From the Post:
Dr. Koop, however, believed information was the most useful weapon against HIV at a time when there was little treatment for the infection and widespread fear that it might soon threaten the general population. In May 1988, he mailed a seven-page brochure, “Understanding AIDS,” to all 107 million households in the country.

“He was a guy who surprised everybody,” said Anthony S. Fauci, director of the National Institute of Allergy and Infectious Diseases, who was Dr. Koop’s chief tutor in AIDS matters and became a close friend. “People expected one thing, and they not only got another thing, they got someone who was amazingly effective.”

Open Houses

One of the things I like to do is go to open houses on Sunday. It is a great way to get some exercise especially if it is a nice day out.

I went on Sunday to one such open house. It has 7 bedrooms, five full baths and a half bath too. It is a huge house. It is three stories. 4,785 Sq. Ft. in all. Finished basement. In fact it would be huge house if it was only two stories.The price $775,000.

There is a deck on the back of the house. It is on all three levels of the house. It is in the back of the house.

I went up to the second floor and looked at the bedrooms. The master suite is truly impressive with a huge walk in closet. A fantastic master bath with a huge shower and an immense tub. It is a rather a unique looking tub and I wish I had taken a picture of it. There is a small version of the master suite on the third floor with a smaller version of the tub too.

Now here's the interesting thing. There is this great balcony on both floors. There is just one very small problem with it. There isn't any door on either floor in which you can go out on to the balcony. There are a couple of doors on the first floor but none on the other floors. At first I thought I was missing something so I asked the other people viewing the house. They didn't find any doors either. And they thought it was just as peculiar as I did.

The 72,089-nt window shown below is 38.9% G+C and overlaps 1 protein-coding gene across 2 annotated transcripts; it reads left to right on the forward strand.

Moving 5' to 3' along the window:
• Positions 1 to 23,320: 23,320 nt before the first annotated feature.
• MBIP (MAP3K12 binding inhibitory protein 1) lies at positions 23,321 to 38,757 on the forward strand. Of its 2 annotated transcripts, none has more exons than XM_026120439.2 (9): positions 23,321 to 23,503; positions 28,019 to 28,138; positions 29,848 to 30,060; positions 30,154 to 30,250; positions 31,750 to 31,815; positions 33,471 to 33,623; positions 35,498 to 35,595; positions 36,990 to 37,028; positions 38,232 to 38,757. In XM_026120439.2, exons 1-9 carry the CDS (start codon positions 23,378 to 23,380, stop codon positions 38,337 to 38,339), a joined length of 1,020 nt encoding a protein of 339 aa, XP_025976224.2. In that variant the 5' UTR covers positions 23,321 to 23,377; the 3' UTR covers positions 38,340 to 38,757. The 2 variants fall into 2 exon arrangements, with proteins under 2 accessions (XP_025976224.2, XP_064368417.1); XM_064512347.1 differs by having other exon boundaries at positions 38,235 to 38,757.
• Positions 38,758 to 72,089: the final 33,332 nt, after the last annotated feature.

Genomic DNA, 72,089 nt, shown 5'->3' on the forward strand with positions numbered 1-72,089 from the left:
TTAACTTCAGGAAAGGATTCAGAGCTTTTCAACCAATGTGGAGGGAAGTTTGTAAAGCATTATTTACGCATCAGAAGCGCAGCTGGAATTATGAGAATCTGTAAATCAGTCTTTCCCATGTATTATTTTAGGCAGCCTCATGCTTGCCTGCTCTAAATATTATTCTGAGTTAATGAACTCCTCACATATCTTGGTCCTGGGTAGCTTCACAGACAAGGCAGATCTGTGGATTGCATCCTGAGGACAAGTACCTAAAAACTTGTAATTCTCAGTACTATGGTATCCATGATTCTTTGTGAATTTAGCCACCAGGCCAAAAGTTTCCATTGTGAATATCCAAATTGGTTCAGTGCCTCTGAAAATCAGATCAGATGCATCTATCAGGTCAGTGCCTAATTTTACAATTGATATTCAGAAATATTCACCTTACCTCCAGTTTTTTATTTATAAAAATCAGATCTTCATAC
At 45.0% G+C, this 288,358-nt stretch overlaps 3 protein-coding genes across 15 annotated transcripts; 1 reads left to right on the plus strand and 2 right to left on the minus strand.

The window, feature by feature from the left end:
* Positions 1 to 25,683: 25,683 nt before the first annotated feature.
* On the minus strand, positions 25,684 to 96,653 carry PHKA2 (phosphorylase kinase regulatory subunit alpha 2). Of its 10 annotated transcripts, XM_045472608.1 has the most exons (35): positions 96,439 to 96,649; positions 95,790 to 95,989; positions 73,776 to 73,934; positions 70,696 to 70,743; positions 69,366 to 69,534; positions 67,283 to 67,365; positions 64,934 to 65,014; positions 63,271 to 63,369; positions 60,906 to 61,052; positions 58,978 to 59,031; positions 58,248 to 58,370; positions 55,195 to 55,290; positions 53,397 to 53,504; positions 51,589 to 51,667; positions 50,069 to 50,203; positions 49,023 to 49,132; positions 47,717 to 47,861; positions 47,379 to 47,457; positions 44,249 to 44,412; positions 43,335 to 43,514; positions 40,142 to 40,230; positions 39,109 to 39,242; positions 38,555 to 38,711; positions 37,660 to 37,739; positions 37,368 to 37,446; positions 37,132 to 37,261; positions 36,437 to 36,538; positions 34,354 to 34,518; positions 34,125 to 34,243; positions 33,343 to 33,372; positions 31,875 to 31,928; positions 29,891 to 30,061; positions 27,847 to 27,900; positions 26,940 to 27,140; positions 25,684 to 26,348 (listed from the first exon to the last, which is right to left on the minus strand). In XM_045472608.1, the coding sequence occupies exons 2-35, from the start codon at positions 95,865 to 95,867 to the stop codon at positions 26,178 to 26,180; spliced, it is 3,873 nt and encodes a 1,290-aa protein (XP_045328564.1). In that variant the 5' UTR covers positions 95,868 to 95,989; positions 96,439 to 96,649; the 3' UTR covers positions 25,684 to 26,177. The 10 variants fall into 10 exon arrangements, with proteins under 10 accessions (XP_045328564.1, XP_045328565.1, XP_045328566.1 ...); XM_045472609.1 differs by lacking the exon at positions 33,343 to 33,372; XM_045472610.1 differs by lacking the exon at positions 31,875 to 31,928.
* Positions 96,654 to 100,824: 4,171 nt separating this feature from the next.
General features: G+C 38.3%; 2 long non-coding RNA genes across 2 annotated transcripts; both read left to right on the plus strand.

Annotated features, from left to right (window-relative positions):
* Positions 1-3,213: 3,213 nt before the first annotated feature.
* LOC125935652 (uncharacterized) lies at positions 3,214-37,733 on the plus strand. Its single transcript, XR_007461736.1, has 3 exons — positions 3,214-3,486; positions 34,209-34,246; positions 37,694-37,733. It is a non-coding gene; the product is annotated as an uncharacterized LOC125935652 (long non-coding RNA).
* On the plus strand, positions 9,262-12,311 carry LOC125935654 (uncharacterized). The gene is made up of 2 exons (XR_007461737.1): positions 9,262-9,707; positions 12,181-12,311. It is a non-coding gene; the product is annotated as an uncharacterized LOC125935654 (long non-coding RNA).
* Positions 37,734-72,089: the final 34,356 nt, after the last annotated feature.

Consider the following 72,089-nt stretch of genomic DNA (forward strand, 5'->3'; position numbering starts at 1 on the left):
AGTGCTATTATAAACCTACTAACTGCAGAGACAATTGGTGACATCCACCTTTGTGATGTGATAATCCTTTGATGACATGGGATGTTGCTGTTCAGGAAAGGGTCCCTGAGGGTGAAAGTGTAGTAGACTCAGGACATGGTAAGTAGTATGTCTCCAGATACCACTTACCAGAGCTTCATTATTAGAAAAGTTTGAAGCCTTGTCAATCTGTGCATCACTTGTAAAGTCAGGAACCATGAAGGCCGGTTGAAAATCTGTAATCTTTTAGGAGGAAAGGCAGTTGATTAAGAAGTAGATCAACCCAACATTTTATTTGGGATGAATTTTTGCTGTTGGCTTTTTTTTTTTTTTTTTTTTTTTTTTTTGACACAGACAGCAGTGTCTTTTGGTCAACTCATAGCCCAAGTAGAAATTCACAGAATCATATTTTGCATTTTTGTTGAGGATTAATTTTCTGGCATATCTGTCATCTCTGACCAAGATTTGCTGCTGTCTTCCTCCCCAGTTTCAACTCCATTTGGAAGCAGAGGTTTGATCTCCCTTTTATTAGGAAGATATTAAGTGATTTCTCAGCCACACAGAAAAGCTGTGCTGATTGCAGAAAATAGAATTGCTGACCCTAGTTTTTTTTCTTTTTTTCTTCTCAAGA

You figure for that price they could have put in a couple of doors.

Tuesday, February 26, 2013

Library of Congress Main Reading Room

A little more about the Library of Congress.

Recorded a total of 155,357,302 items in the collections, including:
  • 23,276,091 cataloged books in the Library of Congress classification system
  • 12,638,773 books in large type and raised characters, incunabula (books printed before 1501), monographs and serials, bound newspapers, pamphlets, technical reports, and other printed material
  • 119,442,438 items in the nonclassified (special) collections. These included:
    • 3,420,599 audio materials, such as discs, tapes, talking books, and other recorded formats
    • 68,118,899 manuscripts
    • 5,478,123 maps
    • 16,746,497 microforms
    • 6,589,199 pieces of sheet music
    • 15,704,268 visual materials, including:
      • 1,354,126 moving images
      • 13,640,325 photographs
      • 104,270 posters
      • 605,547 prints and drawing

Monday, February 25, 2013

Views of the Library of Congress

Over the next couple of days I'll play catch up with my trip to the Library of Congress.